Technology is transforming the way we track the state and trajectory of our natural world and the impact we are having on it, for example using satellites to monitor habitat clearance and field-based sensors to monitor our natural and managed systems in real time. Whilst there is currently a lot of interest in applying technology to agriculture – agtech – similar technologies are currently at a more mature stage of deployment and use in the ecosystem and conservation monitoring domains.
The market for the technologies is worldwide. The global value of the environmental technologies market was reported to be $1.12 Trillion in 2017, including water, pollutant, carbon, waste, instrumentation and consulting services. Technologies that focus on ecosystems are a significant subset of the broader environmental sector, and the global market for these technologies is continuing to grow and increased by approximately 10% pa between 2012 and 2017.
Our researchers are developing a range of remote and infield sensor technologies that allowing easy monitoring of natural and production systems to improve our understanding of:
- Carbon stocks and changes
- Impact of current farming and land management practises
- Vegetation change, including weed invasions
- Water and energy use efficiency at vineyard level
- Microbial community composition and function
Partnering with Sustainable Landscapes
Sustainable Landscapes has expertise to work with partners on the following type of projects and outcomes:
- Automated measurement of soil carbon sequestration
- River and wetland impact assessment
- Realtime assessment of livestock and broad acre landscape regeneration
- Mine site recovery monitoring
- Environmental outcome prediction and tracking
- Automatic labelling and processing of e-samples for biodiversity and ecosystem condition and function analysis (e.g. soil/pollen)
- Automatic mapping ecosystem services
- Integration of sensor and monitoring technologies and machine learning into environmental and landscape monitoring for better predictions and outcomes
We are currently working with the following partners but also wish to extend this collaborative base.
- Aerometrex - automated monitoring and mapping of green space in cities (Australian Institute of Machine Learning)
- Airborne Logic - automated carbon mapping in forests using computer vision citrus water use (Australian Institute of Machine Learning, Environment Institute)
- Australian Antarctic Division - whale sound identification using machine learning (Australian Institute of Machine Learning)
- Blinman Progress Association - wheel cactus identification using drones and machine learning (Australian Institute of Machine Learning, Environment Institute)
- Department of Agriculture, Water and Environment – ecosystem condition monitoring TERN (Terrestrial Ecosystem Research Network)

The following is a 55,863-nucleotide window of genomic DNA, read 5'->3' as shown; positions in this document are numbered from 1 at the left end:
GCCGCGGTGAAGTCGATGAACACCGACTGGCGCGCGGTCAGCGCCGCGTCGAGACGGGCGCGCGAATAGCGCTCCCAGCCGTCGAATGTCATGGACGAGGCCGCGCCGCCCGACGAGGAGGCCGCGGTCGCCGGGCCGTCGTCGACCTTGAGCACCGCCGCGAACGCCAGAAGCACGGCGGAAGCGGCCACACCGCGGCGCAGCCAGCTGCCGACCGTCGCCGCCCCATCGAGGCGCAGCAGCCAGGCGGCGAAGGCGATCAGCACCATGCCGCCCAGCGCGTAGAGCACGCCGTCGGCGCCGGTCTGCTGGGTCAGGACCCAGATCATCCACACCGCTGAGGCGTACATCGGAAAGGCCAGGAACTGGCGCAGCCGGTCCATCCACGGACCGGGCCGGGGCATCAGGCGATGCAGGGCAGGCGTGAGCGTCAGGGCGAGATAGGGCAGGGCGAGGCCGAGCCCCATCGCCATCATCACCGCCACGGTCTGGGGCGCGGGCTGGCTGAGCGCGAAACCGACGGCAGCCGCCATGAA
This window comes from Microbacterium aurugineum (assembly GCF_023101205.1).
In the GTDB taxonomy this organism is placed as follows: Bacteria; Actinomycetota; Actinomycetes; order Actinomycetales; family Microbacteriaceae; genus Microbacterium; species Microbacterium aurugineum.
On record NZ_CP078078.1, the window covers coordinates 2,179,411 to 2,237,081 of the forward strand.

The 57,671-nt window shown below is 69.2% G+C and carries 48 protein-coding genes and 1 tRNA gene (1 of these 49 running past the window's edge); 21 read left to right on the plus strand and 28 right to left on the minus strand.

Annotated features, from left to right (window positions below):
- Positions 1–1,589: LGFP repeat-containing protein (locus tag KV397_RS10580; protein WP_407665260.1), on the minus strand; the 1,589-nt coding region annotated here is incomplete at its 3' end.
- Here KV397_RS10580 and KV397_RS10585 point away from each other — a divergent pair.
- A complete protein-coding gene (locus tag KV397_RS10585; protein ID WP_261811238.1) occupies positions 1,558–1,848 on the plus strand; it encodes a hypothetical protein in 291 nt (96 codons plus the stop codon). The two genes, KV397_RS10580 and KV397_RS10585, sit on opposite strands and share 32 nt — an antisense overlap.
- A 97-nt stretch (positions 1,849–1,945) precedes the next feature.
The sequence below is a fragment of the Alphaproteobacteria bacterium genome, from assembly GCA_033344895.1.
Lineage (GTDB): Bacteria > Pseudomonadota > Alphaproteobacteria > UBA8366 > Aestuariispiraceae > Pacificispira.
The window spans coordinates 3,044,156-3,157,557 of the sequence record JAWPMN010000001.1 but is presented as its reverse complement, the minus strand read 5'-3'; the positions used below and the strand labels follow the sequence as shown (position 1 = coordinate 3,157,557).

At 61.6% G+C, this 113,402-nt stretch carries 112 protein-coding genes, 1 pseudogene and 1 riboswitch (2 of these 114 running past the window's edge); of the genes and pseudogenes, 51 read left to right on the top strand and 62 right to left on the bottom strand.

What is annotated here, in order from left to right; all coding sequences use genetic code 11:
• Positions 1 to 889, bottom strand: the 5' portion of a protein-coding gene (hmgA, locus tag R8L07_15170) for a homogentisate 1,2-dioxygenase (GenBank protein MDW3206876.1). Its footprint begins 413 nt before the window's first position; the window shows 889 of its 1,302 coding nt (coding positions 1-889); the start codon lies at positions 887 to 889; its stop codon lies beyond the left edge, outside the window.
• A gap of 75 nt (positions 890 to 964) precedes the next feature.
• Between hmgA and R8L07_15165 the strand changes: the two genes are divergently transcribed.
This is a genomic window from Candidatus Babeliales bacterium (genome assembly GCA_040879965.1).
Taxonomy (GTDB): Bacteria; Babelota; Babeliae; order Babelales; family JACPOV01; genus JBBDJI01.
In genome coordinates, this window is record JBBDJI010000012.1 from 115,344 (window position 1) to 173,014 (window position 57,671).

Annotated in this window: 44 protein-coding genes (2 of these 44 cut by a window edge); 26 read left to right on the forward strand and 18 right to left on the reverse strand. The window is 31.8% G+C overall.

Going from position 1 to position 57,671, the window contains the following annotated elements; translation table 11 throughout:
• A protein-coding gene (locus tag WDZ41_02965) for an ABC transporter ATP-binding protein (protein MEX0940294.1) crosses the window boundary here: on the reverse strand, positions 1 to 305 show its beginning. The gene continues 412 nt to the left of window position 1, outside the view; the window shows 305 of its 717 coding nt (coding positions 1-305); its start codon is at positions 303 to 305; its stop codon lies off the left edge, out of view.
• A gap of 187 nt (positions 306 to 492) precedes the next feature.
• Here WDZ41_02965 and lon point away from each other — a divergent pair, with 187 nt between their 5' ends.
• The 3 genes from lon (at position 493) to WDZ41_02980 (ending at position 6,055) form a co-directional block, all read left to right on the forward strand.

- Duxton Asset Management – mapping of soil health and ecosite services
- FarmMap - automated pastoral land assessment (Australian Institute of Machine Learning)
- Lux - automated fish counting using underwater cameras (Australian Institute of Machine Learning)
- Primary Industries and Regions South Australia - pastoral land assessment using satellite images, GIS and machine learning (Environment Institute, Australian Institute of Machine Learning, Waite Research Institute)
- Riverland Wine - predictive modelling of vine performance and water requirements (Faculty of Engineering, Computing and Mathematical Science, Australian Institute of Machine Learning, Waite Research Institute, Environment Institute)
- Wine Australia - predictive modelling of vine performance and water requirements (Faculty of Engineering, Computing and Mathematical Science, Australian Institute of Machine Learning, Waite Research Institute, Environment Institute)
Sustainable Landscapes areas of expertise
Ecosystem condition monitoring – natural and managed systems
Areas of expertise
- Terrestrial Ecosystem Research Network: using a range of DNA, stable isotope, sensor and remote sensing technologies to assess the baseline condition and trajectory of change of Australian ecosystems
- Unmanned Research Aircraft Facility and Remote Sensing group
Monitoring and restoration of water and marine resources
Monitoring of terrestrial and airborne samples
Monitoring and optimisation of agricultural systems
Creation and management of ecosystem services Pollination reserves
Machine learning and artificial intelligence
Areas of expertise
- Satellite imagery analysis
- Tracking change in long term, diffuse and disconnected datasets using machine learning
- Airborne/aquatic drone and ground-based cameras and computer vision for automated surveillance of pests and species of interest
- Automated advisory and language-based decision support systems for ecosystem managers
- Automated carbon measurement from image capture of vegetation
- Automated species identification in-field and lab (whole organism, pollen, timber samples etc)
Would you like to discuss working with the Sustainable Landscapes team?
Professor Andrew Lowe
Theme lead – Sustainable Landscapes
School of Biological Sciences
The University of Adelaide SA 5005 Australia
T: +61 434 607 705